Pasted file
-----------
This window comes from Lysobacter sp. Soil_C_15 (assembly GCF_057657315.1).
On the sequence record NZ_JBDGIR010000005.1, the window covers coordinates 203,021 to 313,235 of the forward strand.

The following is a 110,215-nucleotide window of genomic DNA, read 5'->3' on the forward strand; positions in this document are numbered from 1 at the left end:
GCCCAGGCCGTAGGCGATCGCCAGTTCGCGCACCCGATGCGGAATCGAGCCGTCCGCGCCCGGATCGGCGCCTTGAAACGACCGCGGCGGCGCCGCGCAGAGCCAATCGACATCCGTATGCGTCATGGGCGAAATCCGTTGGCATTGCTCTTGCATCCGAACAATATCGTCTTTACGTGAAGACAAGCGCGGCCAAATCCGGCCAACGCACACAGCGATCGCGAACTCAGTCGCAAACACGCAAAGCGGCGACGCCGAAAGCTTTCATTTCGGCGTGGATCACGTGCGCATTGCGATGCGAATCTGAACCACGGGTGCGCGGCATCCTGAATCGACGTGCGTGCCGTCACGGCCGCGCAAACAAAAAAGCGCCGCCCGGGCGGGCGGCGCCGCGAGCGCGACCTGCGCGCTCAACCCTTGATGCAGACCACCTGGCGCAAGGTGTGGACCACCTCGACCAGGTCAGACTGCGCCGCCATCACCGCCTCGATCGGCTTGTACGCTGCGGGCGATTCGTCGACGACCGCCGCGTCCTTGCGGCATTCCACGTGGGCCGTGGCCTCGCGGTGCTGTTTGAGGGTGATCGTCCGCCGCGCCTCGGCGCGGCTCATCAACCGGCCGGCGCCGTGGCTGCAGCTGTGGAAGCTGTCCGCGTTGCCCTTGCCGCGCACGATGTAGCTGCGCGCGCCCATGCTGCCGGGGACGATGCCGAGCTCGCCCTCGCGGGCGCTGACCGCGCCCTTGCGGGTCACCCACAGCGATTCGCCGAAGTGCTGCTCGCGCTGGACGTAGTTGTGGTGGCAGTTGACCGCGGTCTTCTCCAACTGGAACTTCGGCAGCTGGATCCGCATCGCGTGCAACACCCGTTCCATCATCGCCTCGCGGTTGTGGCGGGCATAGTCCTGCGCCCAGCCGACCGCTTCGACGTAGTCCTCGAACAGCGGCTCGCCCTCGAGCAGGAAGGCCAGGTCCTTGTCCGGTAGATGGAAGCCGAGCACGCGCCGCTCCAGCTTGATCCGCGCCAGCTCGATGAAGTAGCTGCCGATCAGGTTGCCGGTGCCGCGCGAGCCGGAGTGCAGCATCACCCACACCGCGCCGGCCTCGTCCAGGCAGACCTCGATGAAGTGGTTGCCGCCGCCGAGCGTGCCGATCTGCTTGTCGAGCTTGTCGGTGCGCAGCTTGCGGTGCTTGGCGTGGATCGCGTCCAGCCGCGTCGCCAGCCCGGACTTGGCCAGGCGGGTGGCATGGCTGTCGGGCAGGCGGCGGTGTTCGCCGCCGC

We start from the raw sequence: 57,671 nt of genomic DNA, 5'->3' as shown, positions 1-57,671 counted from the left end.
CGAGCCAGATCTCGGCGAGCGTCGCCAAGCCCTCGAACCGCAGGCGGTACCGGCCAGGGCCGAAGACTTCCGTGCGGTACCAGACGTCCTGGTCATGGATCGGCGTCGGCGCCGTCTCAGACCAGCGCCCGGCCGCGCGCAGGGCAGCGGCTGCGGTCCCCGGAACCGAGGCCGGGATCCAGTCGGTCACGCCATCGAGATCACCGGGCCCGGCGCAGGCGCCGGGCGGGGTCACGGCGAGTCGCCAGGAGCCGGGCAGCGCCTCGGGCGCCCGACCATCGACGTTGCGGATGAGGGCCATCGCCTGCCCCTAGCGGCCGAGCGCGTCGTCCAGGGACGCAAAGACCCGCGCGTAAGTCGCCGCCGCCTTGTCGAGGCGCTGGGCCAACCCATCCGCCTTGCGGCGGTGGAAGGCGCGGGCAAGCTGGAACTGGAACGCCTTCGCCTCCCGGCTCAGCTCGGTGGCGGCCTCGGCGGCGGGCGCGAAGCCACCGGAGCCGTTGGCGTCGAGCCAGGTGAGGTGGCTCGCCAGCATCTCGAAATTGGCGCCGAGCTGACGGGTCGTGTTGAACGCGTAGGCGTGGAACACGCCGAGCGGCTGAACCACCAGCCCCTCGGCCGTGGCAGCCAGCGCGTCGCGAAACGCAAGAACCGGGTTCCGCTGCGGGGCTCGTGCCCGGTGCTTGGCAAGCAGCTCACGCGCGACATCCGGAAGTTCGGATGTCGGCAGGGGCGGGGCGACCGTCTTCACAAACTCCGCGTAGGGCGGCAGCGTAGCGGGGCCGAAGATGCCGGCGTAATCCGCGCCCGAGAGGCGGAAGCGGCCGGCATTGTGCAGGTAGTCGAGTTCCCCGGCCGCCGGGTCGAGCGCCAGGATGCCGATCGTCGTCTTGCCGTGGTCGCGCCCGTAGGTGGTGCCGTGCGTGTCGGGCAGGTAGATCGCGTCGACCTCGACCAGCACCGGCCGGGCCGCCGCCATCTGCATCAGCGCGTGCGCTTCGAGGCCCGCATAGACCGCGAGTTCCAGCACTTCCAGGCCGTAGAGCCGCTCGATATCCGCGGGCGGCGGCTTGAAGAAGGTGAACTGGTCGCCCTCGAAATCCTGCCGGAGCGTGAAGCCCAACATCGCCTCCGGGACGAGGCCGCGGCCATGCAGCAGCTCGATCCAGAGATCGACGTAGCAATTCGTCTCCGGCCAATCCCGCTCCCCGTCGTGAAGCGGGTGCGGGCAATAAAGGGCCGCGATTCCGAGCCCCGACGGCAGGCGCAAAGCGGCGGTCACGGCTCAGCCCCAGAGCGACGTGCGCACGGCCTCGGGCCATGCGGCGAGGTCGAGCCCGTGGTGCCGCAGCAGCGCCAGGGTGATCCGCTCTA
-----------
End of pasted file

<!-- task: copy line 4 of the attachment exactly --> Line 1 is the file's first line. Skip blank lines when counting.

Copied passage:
GCCCAGGCCGTAGGCGATCGCCAGTTCGCGCACCCGATGCGGAATCGAGCCGTCCGCGCCCGGATCGGCGCCTTGAAACGACCGCGGCGGCGCCGCGCAGAGCCAATCGACATCCGTATGCGTCATGGGCGAAATCCGTTGGCATTGCTCTTGCATCCGAACAATATCGTCTTTACGTGAAGACAAGCGCGGCCAAATCCGGCCAACGCACACAGCGATCGCGAACTCAGTCGCAAACACGCAAAGCGGCGACGCCGAAAGCTTTCATTTCGGCGTGGATCACGTGCGCATTGCGATGCGAATCTGAACCACGGGTGCGCGGCATCCTGAATCGACGTGCGTGCCGTCACGGCCGCGCAAACAAAAAAGCGCCGCCCGGGCGGGCGGCGCCGCGAGCGCGACCTGCGCGCTCAACCCTTGATGCAGACCACCTGGCGCAAGGTGTGGACCACCTCGACCAGGTCAGACTGCGCCGCCATCACCGCCTCGATCGGCTTGTACGCTGCGGGCGATTCGTCGACGACCGCCGCGTCCTTGCGGCATTCCACGTGGGCCGTGGCCTCGCGGTGCTGTTTGAGGGTGATCGTCCGCCGCGCCTCGGCGCGGCTCATCAACCGGCCGGCGCCGTGGCTGCAGCTGTGGAAGCTGTCCGCGTTGCCCTTGCCGCGCACGATGTAGCTGCGCGCGCCCATGCTGCCGGGGACGATGCCGAGCTCGCCCTCGCGGGCGCTGACCGCGCCCTTGCGGGTCACCCACAGCGATTCGCCGAAGTGCTGCTCGCGCTGGACGTAGTTGTGGTGGCAGTTGACCGCGGTCTTCTCCAACTGGAACTTCGGCAGCTGGATCCGCATCGCGTGCAACACCCGTTCCATCATCGCCTCGCGGTTGTGGCGGGCATAGTCCTGCGCCCAGCCGACCGCTTCGACGTAGTCCTCGAACAGCGGCTCGCCCTCGAGCAGGAAGGCCAGGTCCTTGTCCGGTAGATGGAAGCCGAGCACGCGCCGCTCCAGCTTGATCCGCGCCAGCTCGATGAAGTAGCTGCCGATCAGGTTGCCGGTGCCGCGCGAGCCGGAGTGCAGCATCACCCACACCGCGCCGGCCTCGTCCAGGCAGACCTCGATGAAGTGGTTGCCGCCGCCGAGCGTGCCGATCTGCTTGTCGAGCTTGTCGGTGCGCAGCTTGCGGTGCTTGGCGTGGATCGCGTCCAGCCGCGTCGCCAGCCCGGACTTGGCCAGGCGGGTGGCATGGCTGTCGGGCAGGCGGCGGTGTTCGCCGCCGC